When Verizon initially announced its new Verizon Cloud platform, the company said the platform was powered by AMD's Seamicro servers. (Photo: Verizon)

When Verizon initially announced its new Verizon Cloud platform, the company said the platform was powered by AMD's Seamicro servers. (Photo: Verizon)

Upcoming Verizon Cloud Downtime May Be Wakeup Call for Some

For some Verizon Cloud customers this coming weekend’s prolonged downtime will be a resiliency test for their architecture; some will simply experience a period of downtime they knew could come at some point; yet for some, the outage may serve as a wakeup call.

Last week, Verizon notified users of the new Verizon Cloud services that all nodes of the cloud will undergo maintenance, beginning early morning Saturday, 10 January. The provider told users to be prepared for up to 48 hours of downtime, although the process is anticipated to take less time than that, Verizon Enterprise Solutions spokesman Kevin King said in an email.

Unlike September’s unplanned security update to the XenServer hypervisor that necessitated widespread cloud reboots by numerous providers, including among others Amazon Web Services, Rackspace, and IBM SoftLayer, Verizon is planning to take its cloud down for routine maintenance.

The company announced the new cloud services, built on an entirely new platform, in 2013. This weekend’s maintenance will not affect customers of the company’s “legacy” cloud platforms, which include enterprise, managed, and federal cloud services.

“The upgrade will involve installation of routine maintenance updates to Verizon Cloud production platforms at Culpeper, Virginia, and other data center locations supporting Verizon Cloud,” King said. “Updates of this nature typically require some system downtime, and we notified customers in advance, so they could plan accordingly.”

Unusually Long Maintenance Window

While planned cloud outages for maintenance are common, what’s uncommon about this one is its duration and scope.

Bill Peldzus, vice president of consultancy Cloud Technology Partners, said even though Verizon did not anticipate the maintenance to take the full 48 hours, the worse-case scenario would make for an unusually long outage. “Something that takes you down for up to two days is fairly significant,” he said.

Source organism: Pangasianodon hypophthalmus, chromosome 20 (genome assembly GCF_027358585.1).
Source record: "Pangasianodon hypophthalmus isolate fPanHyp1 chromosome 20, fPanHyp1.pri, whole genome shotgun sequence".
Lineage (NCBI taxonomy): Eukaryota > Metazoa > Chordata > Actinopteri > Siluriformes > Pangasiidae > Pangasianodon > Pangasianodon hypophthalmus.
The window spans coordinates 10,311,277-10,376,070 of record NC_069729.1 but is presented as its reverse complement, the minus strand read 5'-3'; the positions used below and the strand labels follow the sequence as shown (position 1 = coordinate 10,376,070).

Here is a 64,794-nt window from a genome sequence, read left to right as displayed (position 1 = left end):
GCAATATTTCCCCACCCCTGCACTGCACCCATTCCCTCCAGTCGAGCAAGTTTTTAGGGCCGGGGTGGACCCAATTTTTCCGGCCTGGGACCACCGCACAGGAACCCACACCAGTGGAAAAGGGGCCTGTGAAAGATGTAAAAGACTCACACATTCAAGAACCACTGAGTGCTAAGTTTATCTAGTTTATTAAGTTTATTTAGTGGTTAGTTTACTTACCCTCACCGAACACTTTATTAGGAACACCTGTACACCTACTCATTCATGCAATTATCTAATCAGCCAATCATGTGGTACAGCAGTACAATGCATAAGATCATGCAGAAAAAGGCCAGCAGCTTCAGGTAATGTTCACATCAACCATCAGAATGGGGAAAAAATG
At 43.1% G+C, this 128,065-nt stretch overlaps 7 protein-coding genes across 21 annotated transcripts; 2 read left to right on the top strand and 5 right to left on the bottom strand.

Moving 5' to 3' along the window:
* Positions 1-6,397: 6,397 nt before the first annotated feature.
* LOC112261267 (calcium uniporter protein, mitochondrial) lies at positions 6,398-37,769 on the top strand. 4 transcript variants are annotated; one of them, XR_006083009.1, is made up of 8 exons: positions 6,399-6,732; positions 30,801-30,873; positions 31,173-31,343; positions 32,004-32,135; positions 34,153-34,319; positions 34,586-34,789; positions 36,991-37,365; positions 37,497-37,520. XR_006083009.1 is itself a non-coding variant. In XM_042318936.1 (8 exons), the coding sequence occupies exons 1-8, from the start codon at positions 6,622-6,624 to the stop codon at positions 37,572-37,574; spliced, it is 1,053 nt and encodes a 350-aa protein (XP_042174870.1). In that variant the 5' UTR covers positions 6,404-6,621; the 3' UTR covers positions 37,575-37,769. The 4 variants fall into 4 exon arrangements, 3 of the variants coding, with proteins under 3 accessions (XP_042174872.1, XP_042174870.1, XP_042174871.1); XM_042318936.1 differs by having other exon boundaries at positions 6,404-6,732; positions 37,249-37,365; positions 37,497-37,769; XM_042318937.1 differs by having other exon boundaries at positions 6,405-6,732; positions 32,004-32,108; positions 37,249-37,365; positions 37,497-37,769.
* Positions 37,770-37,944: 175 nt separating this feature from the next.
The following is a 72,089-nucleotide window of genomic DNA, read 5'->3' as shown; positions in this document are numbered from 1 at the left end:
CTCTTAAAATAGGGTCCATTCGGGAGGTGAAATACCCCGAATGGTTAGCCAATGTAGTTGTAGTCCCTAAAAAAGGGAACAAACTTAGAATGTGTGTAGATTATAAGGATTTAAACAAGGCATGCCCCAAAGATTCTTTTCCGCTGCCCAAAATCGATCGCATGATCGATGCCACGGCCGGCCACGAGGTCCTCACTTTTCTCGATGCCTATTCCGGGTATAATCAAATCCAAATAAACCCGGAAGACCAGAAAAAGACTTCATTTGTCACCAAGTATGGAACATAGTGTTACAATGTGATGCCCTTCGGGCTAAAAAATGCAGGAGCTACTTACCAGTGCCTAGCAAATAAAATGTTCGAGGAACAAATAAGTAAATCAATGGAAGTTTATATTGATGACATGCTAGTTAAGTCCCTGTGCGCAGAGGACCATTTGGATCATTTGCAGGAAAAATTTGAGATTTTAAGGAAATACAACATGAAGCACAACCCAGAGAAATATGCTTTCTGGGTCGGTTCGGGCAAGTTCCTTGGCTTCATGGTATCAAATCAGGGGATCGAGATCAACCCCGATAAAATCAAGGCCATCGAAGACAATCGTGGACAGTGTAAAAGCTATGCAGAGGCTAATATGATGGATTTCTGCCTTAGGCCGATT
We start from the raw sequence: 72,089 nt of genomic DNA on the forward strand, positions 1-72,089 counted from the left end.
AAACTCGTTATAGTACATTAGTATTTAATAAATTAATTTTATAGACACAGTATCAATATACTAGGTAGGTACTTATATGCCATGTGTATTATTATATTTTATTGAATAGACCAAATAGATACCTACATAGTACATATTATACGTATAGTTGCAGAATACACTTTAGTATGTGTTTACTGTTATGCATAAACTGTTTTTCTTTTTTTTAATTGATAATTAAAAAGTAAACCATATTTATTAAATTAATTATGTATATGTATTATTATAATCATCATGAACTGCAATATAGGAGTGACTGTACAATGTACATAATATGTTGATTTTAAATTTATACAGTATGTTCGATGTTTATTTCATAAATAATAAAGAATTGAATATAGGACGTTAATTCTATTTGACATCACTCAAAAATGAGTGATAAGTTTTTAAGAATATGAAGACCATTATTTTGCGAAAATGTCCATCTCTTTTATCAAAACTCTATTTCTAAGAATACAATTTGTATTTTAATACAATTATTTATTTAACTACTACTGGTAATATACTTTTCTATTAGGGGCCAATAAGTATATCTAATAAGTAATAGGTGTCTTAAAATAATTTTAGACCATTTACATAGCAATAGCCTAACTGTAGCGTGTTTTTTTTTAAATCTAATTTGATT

Customers that have built the capabilities to failover to another cloud provider into their architecture will simply get to see how well their resiliency schema works when Verizon takes its cloud down. For customers who don’t have a disaster recovery schema in place but have critical applications that need to stay up around the clock, “this could be their wakeup call,” Peldzus said.

Failover Options May Be Limited

Big cloud providers generally have their own failover systems in place that enable customers to move their workloads from one data center to another during maintenance periods. Peldzus said it was uncommon for a provider to simply notify users that their entire cloud would not be available during a maintenance window without providing some place to transfer users’ workloads temporarily.

The option to failover within Verizon Cloud may not be available to customers, however, since all nodes of the cloud are being upgraded. King did not respond to a request to clarify this in time for publication.

Understanding Cloud SLAs is Paramount

It is likely that Verizon Cloud has some users who simply accept a potential period of downtime as part of their agreement with the provider. “It is up to the cloud user to understand the SLA of their cloud provider and design [or] plan accordingly,” Peter Roosakos, principal at Foghorn Consulting, another cloud consultancy, said in an email.

If you have an application that needs to be up around the clock, and your cloud provider practices “rolling maintenance” (taking individual zones offline one by one), then you can serve your high-availability workload from zones within that same cloud that are not offline. If your provider doesn’t offer such operations model, you have to use multiple providers for your critical applications, Roosakos explained.

“As you’re implementing your applications on extremal cloud providers, you should always plan for and architect for failure,” Peldzus said.

While the multi-provider architecture is the best option for mission critical applications, managing such an infrastructure is significantly more complex. Ultimately, the nature of the business and the application should dictate how much thought each company puts into architecting for resiliency.

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About the Author

San Francisco-based business and technology journalist. Editor in chief at Data Center Knowledge, covering the global data center industry.

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